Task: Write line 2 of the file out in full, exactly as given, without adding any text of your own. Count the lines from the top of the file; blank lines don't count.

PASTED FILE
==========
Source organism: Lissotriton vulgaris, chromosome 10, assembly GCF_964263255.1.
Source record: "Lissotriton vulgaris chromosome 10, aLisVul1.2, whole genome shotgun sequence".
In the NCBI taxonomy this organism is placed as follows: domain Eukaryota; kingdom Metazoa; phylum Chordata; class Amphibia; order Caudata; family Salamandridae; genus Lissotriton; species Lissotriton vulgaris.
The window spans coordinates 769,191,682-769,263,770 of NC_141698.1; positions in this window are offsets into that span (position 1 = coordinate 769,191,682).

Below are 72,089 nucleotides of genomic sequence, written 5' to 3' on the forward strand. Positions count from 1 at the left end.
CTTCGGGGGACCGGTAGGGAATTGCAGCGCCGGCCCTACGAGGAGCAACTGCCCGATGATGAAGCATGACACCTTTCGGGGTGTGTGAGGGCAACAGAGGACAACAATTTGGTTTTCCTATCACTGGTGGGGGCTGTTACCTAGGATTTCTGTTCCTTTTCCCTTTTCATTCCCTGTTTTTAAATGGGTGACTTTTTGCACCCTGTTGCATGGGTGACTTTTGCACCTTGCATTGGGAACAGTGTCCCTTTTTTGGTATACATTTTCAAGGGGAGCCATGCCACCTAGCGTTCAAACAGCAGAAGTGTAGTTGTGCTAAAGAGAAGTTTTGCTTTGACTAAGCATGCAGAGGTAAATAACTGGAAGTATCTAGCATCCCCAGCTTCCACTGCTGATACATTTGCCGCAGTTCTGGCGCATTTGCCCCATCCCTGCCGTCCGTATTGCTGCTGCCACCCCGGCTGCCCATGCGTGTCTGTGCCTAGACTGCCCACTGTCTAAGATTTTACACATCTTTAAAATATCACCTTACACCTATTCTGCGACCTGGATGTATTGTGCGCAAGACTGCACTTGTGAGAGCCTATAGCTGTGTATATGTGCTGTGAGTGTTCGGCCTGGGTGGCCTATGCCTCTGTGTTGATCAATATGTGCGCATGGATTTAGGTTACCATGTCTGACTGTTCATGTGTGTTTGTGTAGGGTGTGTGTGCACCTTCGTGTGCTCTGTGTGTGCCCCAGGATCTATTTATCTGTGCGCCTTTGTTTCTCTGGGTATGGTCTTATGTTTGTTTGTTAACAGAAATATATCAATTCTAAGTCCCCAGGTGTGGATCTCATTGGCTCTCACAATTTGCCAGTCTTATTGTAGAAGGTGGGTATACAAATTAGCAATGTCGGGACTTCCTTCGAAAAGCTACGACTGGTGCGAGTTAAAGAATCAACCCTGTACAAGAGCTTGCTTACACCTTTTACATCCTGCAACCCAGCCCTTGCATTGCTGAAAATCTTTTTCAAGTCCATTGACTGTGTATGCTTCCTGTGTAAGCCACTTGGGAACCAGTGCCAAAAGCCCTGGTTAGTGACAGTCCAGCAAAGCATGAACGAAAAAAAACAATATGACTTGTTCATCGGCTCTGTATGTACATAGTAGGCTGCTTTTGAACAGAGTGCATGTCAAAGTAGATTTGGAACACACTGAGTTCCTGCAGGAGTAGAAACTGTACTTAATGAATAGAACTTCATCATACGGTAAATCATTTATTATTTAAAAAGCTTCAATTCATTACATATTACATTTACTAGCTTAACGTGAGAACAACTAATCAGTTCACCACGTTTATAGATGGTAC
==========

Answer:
Source record: "Lissotriton vulgaris chromosome 10, aLisVul1.2, whole genome shotgun sequence".